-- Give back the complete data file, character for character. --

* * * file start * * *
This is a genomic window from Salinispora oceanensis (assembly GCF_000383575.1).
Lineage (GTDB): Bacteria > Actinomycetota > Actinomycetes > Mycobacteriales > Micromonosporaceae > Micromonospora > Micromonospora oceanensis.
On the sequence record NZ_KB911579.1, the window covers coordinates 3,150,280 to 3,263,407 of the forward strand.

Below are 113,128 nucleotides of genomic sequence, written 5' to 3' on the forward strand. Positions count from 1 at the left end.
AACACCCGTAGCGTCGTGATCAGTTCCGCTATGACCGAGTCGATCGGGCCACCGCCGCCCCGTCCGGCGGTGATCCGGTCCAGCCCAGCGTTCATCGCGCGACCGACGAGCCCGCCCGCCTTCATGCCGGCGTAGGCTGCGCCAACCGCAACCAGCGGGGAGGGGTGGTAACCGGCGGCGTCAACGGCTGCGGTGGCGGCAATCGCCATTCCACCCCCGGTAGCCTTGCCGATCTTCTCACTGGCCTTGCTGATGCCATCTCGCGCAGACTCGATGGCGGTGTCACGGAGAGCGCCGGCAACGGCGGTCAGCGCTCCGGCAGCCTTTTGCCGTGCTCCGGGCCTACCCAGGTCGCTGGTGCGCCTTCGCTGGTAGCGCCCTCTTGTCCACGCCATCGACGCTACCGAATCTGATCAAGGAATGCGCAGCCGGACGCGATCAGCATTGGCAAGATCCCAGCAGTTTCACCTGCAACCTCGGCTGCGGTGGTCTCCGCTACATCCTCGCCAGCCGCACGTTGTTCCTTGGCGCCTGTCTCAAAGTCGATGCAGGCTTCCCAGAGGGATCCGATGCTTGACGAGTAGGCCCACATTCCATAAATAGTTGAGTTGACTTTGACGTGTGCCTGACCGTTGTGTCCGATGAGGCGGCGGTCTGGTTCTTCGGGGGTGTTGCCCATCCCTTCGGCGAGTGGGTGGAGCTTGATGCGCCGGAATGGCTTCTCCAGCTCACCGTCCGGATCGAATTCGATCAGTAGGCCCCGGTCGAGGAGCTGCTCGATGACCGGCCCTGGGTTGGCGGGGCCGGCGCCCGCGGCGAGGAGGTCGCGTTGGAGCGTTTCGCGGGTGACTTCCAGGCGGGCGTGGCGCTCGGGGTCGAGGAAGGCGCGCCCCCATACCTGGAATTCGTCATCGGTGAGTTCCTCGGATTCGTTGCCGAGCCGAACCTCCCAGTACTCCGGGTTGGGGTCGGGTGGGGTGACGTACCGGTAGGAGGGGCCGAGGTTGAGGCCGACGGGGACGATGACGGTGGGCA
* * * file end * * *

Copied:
This is a genomic window from Salinispora oceanensis (assembly GCF_000383575.1).
Lineage (GTDB): Bacteria > Actinomycetota > Actinomycetes > Mycobacteriales > Micromonosporaceae > Micromonospora > Micromonospora oceanensis.
On the sequence record NZ_KB911579.1, the window covers coordinates 3,150,280 to 3,263,407 of the forward strand.

Below are 113,128 nucleotides of genomic sequence, written 5' to 3' on the forward strand. Positions count from 1 at the left end.
AACACCCGTAGCGTCGTGATCAGTTCCGCTATGACCGAGTCGATCGGGCCACCGCCGCCCCGTCCGGCGGTGATCCGGTCCAGCCCAGCGTTCATCGCGCGACCGACGAGCCCGCCCGCCTTCATGCCGGCGTAGGCTGCGCCAACCGCAACCAGCGGGGAGGGGTGGTAACCGGCGGCGTCAACGGCTGCGGTGGCGGCAATCGCCATTCCACCCCCGGTAGCCTTGCCGATCTTCTCACTGGCCTTGCTGATGCCATCTCGCGCAGACTCGATGGCGGTGTCACGGAGAGCGCCGGCAACGGCGGTCAGCGCTCCGGCAGCCTTTTGCCGTGCTCCGGGCCTACCCAGGTCGCTGGTGCGCCTTCGCTGGTAGCGCCCTCTTGTCCACGCCATCGACGCTACCGAATCTGATCAAGGAATGCGCAGCCGGACGCGATCAGCATTGGCAAGATCCCAGCAGTTTCACCTGCAACCTCGGCTGCGGTGGTCTCCGCTACATCCTCGCCAGCCGCACGTTGTTCCTTGGCGCCTGTCTCAAAGTCGATGCAGGCTTCCCAGAGGGATCCGATGCTTGACGAGTAGGCCCACATTCCATAAATAGTTGAGTTGACTTTGACGTGTGCCTGACCGTTGTGTCCGATGAGGCGGCGGTCTGGTTCTTCGGGGGTGTTGCCCATCCCTTCGGCGAGTGGGTGGAGCTTGATGCGCCGGAATGGCTTCTCCAGCTCACCGTCCGGATCGAATTCGATCAGTAGGCCCCGGTCGAGGAGCTGCTCGATGACCGGCCCTGGGTTGGCGGGGCCGGCGCCCGCGGCGAGGAGGTCGCGTTGGAGCGTTTCGCGGGTGACTTCCAGGCGGGCGTGGCGCTCGGGGTCGAGGAAGGCGCGCCCCCATACCTGGAATTCGTCATCGGTGAGTTCCTCGGATTCGTTGCCGAGCCGAACCTCCCAGTACTCCGGGTTGGGGTCGGGTGGGGTGACGTACCGGTAGGAGGGGCCGAGGTTGAGGCCGACGGGGACGATGACGGTGGGCA